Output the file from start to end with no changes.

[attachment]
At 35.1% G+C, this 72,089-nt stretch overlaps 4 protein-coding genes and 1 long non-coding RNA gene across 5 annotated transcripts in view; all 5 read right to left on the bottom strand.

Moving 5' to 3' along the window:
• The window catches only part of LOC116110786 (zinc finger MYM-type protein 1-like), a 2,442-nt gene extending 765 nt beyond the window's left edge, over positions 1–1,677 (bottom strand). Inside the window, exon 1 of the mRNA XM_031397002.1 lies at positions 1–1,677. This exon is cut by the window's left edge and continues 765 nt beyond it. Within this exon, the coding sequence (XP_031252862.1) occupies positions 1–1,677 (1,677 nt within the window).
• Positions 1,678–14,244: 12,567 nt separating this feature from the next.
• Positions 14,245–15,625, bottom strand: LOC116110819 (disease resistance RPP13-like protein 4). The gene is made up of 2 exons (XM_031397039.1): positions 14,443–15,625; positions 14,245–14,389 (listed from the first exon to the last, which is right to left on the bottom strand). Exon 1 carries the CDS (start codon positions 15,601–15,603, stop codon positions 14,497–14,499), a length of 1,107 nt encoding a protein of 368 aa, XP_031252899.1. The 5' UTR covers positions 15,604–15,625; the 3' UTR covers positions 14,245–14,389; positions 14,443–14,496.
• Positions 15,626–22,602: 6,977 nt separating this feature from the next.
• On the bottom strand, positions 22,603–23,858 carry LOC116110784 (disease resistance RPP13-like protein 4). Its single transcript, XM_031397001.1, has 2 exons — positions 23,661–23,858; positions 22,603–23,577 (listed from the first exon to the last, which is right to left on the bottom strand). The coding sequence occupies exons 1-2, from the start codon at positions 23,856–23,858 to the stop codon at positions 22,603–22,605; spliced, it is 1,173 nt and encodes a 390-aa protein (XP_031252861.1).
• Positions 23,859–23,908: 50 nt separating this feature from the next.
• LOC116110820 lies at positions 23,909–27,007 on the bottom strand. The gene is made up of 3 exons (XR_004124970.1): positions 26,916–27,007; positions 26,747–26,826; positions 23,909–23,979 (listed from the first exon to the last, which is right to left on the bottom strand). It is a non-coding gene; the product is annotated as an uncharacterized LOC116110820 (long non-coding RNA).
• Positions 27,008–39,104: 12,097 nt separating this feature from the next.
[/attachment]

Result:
At 35.1% G+C, this 72,089-nt stretch overlaps 4 protein-coding genes and 1 long non-coding RNA gene across 5 annotated transcripts in view; all 5 read right to left on the bottom strand.

Moving 5' to 3' along the window:
• The window catches only part of LOC116110786 (zinc finger MYM-type protein 1-like), a 2,442-nt gene extending 765 nt beyond the window's left edge, over positions 1–1,677 (bottom strand). Inside the window, exon 1 of the mRNA XM_031397002.1 lies at positions 1–1,677. This exon is cut by the window's left edge and continues 765 nt beyond it. Within this exon, the coding sequence (XP_031252862.1) occupies positions 1–1,677 (1,677 nt within the window).
• Positions 1,678–14,244: 12,567 nt separating this feature from the next.
• Positions 14,245–15,625, bottom strand: LOC116110819 (disease resistance RPP13-like protein 4). The gene is made up of 2 exons (XM_031397039.1): positions 14,443–15,625; positions 14,245–14,389 (listed from the first exon to the last, which is right to left on the bottom strand). Exon 1 carries the CDS (start codon positions 15,601–15,603, stop codon positions 14,497–14,499), a length of 1,107 nt encoding a protein of 368 aa, XP_031252899.1. The 5' UTR covers positions 15,604–15,625; the 3' UTR covers positions 14,245–14,389; positions 14,443–14,496.
• Positions 15,626–22,602: 6,977 nt separating this feature from the next.
• On the bottom strand, positions 22,603–23,858 carry LOC116110784 (disease resistance RPP13-like protein 4). Its single transcript, XM_031397001.1, has 2 exons — positions 23,661–23,858; positions 22,603–23,577 (listed from the first exon to the last, which is right to left on the bottom strand). The coding sequence occupies exons 1-2, from the start codon at positions 23,856–23,858 to the stop codon at positions 22,603–22,605; spliced, it is 1,173 nt and encodes a 390-aa protein (XP_031252861.1).
• Positions 23,859–23,908: 50 nt separating this feature from the next.
• LOC116110820 lies at positions 23,909–27,007 on the bottom strand. The gene is made up of 3 exons (XR_004124970.1): positions 26,916–27,007; positions 26,747–26,826; positions 23,909–23,979 (listed from the first exon to the last, which is right to left on the bottom strand). It is a non-coding gene; the product is annotated as an uncharacterized LOC116110820 (long non-coding RNA).
• Positions 27,008–39,104: 12,097 nt separating this feature from the next.